What do you see as some of the most significant shadow issues that America hasn’t faced?

There are many interrelated shadow issues that America is often reluctant to face but I think at the root is an unwillingness to see ourselves as the aggressor and victimizer. Ultimately, this stems from never being able to face the Native American genocide and African enslavement that formed the twin sins of our early history.

If we undertake a much deeper healing of these wounds, which will require humble
contrition and an inventory of our shadow side, it becomes easier to see the ways that we are still perpetuating injustice and oppression in the world.

We can all do outreach and healing work ourselves and ultimately it’s helpful to have a kind of national healing and reconciliation, with public apologies the way Australia did with their native peoples. If we’re in denial more generally, it’s hard to own the specifics now.

We also have a large shadow issue around unaccountable forces exerting a lot of power domestically and internationally, from finance to covert operations.

Why do we move beyond Washington gridlock?

I don’t see the answer as simple but it begins with seeing the intrinsic, sacred value in other perspectives, even ones we strongly disagree with. When we start identifying only with one group “against” another, we slowly start turning them
into caricatures and demeaning them in various ways. This process of polarization has gone on for a long time with political parties. So I think the ultimate solution is very personal; it’s about building bridges of curiosity, respect, and understanding, and recognizing that true, lasting solutions to extremely complex problems require the best thinking of both parties and ideologies so that some hybridization of solutions is going to be best.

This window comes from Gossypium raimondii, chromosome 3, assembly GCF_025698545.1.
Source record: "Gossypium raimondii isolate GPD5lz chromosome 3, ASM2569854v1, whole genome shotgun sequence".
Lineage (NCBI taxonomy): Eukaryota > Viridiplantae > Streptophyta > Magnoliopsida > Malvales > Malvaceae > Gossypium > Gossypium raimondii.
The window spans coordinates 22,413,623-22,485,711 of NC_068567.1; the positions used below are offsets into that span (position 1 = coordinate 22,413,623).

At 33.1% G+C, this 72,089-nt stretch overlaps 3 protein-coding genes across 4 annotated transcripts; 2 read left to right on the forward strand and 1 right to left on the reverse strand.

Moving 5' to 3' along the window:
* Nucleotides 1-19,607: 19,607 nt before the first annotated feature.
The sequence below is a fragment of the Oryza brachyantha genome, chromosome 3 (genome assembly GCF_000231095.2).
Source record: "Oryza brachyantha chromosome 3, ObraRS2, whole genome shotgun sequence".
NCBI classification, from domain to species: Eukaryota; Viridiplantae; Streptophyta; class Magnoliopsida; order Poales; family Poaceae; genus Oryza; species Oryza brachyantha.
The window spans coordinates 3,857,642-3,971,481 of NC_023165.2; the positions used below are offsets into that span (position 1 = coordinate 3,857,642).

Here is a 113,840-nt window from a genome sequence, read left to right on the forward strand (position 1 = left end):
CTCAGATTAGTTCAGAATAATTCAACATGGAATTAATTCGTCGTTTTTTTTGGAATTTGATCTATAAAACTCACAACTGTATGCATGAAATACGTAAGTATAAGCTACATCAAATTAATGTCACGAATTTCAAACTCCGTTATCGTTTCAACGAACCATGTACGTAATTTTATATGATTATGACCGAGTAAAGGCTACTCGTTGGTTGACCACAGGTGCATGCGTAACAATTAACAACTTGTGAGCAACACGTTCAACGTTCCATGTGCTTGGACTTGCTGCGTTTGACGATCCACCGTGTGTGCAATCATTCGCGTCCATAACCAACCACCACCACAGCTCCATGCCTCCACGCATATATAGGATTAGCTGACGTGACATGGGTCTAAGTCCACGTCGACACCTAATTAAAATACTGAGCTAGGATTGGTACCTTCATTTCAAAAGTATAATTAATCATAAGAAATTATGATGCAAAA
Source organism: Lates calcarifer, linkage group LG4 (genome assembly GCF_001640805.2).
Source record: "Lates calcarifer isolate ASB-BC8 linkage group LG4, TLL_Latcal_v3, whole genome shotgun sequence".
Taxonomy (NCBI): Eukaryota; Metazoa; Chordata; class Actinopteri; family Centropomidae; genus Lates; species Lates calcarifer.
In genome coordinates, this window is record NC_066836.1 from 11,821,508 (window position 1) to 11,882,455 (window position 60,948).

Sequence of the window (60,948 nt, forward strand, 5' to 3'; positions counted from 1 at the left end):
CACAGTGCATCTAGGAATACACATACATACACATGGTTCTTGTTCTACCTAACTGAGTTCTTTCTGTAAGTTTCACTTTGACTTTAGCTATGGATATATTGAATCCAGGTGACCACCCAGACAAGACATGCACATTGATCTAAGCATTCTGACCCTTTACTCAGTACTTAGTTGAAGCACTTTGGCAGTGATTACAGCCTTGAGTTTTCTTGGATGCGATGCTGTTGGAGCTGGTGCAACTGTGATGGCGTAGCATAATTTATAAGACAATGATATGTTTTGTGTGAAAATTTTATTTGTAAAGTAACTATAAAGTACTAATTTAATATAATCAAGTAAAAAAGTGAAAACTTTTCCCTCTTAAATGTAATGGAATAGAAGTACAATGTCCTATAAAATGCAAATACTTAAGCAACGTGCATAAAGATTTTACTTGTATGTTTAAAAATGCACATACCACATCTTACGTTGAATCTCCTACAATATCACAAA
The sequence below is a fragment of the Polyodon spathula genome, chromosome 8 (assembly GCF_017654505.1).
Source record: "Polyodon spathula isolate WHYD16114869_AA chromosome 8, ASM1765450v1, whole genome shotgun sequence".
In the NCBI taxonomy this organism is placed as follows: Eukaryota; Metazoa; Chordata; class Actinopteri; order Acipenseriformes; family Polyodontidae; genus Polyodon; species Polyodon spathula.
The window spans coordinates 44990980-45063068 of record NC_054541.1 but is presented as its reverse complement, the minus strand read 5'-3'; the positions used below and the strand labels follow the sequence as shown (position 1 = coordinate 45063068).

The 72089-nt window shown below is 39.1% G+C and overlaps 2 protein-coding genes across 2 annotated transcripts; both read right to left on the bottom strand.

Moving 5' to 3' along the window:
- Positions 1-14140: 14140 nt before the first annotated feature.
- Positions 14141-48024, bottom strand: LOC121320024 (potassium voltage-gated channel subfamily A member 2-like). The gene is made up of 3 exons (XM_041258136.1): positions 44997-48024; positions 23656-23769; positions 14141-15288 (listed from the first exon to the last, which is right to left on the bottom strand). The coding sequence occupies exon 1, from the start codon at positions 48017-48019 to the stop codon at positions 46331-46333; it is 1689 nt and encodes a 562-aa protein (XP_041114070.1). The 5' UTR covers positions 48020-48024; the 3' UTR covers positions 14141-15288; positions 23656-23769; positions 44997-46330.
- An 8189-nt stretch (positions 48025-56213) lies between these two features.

We may not come to consensus on major issues but we can come into deep dialogue and human exchange. Reaching out a hand of friendship across the aisle is ultimately one of the most important things we can do as citizens. The women members of the Senate have been a great example in that regard, often creating breakthroughs through their very personal connections with members of the other major party.


Stephen Dinan is the CEO of The Shift Network and a member of the prestigious Transformational Leadership Council and the Evolutionary Leaders group. As the former Director of Membership and Marketing at the Institute of Noetic Sciences, he was the driving force behind the Shift in Action program. He also directed and helped to create the Esalen Institute’s Center for Theory & Research, a think tank for leading scholars, researchers, and teachers to explore human potential frontiers.

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Sacred America, Sacred World Book Trailer

Stephen Dinan discusses his book, Sacred America, Sacred World in the book trailer below. Enjoy!


Stephen Dinan is the CEO of The Shift Network and a member of the prestigious Transformational Leadership Council and the Evolutionary Leaders group. As the former Director of Membership and Marketing at the Institute of Noetic Sciences, he was the driving force behind the Shift in Action program. He also directed and helped to create the Esalen Institute’s Center for Theory & Research, a think tank for leading scholars, researchers, and teachers to explore human potential frontiers.